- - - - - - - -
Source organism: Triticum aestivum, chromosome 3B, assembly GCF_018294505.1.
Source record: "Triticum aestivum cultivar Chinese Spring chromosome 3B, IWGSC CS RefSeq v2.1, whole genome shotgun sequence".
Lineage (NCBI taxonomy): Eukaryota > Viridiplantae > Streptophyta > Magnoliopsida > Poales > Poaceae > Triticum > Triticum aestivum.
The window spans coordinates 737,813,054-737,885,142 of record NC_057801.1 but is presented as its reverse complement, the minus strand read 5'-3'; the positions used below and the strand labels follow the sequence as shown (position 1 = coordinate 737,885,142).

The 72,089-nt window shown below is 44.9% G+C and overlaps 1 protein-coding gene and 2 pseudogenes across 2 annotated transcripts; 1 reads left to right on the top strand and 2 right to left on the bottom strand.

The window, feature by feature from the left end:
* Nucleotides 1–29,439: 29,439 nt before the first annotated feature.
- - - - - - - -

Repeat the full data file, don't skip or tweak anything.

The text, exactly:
Source organism: Triticum aestivum, chromosome 3B, assembly GCF_018294505.1.
Source record: "Triticum aestivum cultivar Chinese Spring chromosome 3B, IWGSC CS RefSeq v2.1, whole genome shotgun sequence".
Lineage (NCBI taxonomy): Eukaryota > Viridiplantae > Streptophyta > Magnoliopsida > Poales > Poaceae > Triticum > Triticum aestivum.
The window spans coordinates 737,813,054-737,885,142 of record NC_057801.1 but is presented as its reverse complement, the minus strand read 5'-3'; the positions used below and the strand labels follow the sequence as shown (position 1 = coordinate 737,885,142).

The 72,089-nt window shown below is 44.9% G+C and overlaps 1 protein-coding gene and 2 pseudogenes across 2 annotated transcripts; 1 reads left to right on the top strand and 2 right to left on the bottom strand.

The window, feature by feature from the left end:
* Nucleotides 1–29,439: 29,439 nt before the first annotated feature.